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Half of all managers expect NHS charging to be reality within a decade

Half of all senior NHS managers believe the NHS will be unable to sustain comprehensive care free at the point of access, and will have to charge for some services within ten years.

A Nuffield Trust survey of 78 senior managers found that 47% of managers thought it was quite or very unlikely that the NHS would still be universally free at the point of access in 2024.

The ‘Into the red’ report also found that despite Government plans to shift care into the community, spending on general practice had only experienced a 0.1% (£10 million) increase in 2012/13, compared with a 2.4% real terms increase for hospitals, and predicts similar increases for 2013/14.

And the report goes on to state that ‘there is no evidence’ to support ministerial claims that the Better Care Fund £3.8bn pooled budget for health and social care will reverse trends in rising emergency admissions.

The Nuffield Trust examined official financial data for 2012/13 from PCTs and hospitals, as well as provisional finances from regulatory bodies for 2013/14, and interviews with senior managers.

Health minister Earl Howe said the findings were ‘unrealistic’ and ‘pessimistic’.

Earl Howe said: ‘These predictions are pessimistic and paint an unrealistic picture of how our NHS is working.’

‘We know some parts of the NHS are under pressure due to an unprecedented rise in demand — which is why in very tight economic circumstances, we have taken tough decisions to increase the NHS budget by £12.7bn over this Parliament, and are ensuring the NHS is sustainable in the long term’

BMA chair Dr Mark Porter said: ‘This report provides audited figures that show the NHS is buckling under the pressure of rising patient demand and stagnating resources.’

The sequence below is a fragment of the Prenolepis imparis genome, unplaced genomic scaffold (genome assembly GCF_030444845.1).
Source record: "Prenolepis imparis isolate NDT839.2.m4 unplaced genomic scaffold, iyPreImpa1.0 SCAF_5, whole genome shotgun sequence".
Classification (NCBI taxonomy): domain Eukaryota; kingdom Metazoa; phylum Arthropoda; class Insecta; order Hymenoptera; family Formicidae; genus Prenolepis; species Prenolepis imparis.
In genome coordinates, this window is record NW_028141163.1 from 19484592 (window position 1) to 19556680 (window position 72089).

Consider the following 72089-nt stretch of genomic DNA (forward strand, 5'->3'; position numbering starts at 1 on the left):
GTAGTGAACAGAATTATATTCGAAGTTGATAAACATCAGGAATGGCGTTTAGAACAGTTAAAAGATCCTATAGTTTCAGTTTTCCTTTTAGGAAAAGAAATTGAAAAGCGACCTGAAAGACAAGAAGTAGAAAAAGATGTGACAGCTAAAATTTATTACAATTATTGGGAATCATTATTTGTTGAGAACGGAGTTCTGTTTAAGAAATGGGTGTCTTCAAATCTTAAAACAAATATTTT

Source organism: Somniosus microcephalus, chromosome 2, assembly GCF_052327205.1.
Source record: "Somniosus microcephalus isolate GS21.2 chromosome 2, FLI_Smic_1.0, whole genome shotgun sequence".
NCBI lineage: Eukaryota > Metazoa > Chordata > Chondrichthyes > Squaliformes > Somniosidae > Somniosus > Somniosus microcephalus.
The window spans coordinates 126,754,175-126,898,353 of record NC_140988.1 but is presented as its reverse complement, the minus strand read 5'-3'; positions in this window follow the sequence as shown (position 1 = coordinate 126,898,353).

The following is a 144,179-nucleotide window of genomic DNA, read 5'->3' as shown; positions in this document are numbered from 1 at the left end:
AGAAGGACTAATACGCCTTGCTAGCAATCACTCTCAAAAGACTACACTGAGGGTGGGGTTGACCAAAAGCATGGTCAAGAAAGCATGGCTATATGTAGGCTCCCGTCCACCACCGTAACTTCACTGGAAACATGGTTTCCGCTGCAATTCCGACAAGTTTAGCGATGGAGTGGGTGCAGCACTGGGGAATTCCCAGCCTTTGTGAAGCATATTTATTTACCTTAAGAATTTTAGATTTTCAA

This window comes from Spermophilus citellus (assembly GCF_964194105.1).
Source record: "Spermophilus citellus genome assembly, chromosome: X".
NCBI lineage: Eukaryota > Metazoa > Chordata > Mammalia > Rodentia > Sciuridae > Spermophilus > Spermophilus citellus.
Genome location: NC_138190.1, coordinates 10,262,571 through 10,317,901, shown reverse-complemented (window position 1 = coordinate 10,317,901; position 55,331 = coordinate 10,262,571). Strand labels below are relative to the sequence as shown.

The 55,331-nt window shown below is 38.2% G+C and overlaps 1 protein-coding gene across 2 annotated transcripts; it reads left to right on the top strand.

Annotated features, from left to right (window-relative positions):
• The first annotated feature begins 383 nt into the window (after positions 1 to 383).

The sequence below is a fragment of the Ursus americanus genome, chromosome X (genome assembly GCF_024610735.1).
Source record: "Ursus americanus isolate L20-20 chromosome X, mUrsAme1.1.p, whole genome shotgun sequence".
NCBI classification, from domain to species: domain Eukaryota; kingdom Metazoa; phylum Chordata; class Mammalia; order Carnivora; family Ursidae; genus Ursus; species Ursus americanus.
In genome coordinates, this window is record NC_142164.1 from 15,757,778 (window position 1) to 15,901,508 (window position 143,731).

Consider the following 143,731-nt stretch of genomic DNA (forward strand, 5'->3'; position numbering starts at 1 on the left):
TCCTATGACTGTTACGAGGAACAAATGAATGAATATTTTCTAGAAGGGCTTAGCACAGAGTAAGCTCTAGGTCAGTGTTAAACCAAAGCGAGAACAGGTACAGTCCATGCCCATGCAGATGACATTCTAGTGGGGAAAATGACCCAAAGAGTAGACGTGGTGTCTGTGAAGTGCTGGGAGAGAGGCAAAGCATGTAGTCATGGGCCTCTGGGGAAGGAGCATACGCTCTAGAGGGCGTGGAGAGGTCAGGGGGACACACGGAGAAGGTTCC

‘Every part of our health service is suffering, from understaffed, overworked hospitals to GP practices that are being overwhelmed by the sheer number of patients coming through the surgery door.’

‘Instead we need to focus on working with health professionals and the public to find long-term solutions to the challenges facing our health service.’

At the annual LMCs Conference in York this year, GPs voted to oppose charging patients for general practice visits.

Readers' comments (21)

  • Charging the patient is long overdue.
    The usual platitudes about educating the patient to self-care etc are utter pie in the sky.
    There is only one way to make patients take more responsibility for using the service and that is to make every patient decide whether or not their ailment is worth the £30/40/50 fee for making an appt with their GP or turning up at A&E.
    And to those who whine that it would stop the poor and elderly etc from seeing a doctor, please explain why every other civilised country charges patients and they don't have that problem?
    If we charged, at a stroke the demand for appts would go down markedly, GPs could spend 20 mins with patients and have time in between surgeries to properly deal with results, manage patient conditions and so on. Gps would get some life back instead of the full timers working 11 hour days and stressing out.
    Please give up this uniquely British cult religion of a free NHS

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  • It's a bit of a no-brainer really. Since the government are unable to raise taxes to meed the funding needs of the NHS and match our competitors new revenue streams are required. The only choice is whether we do this through direct pay as you go or insurance. We have to accept the reality that you cannot have everything with an ageing demographic and rising inequality between the generations. The needs of the poor will still be met, probably better as most of the worlds co-payment systems massively outperform ours in terms of outcome if not efficiency.

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  • Vinci Ho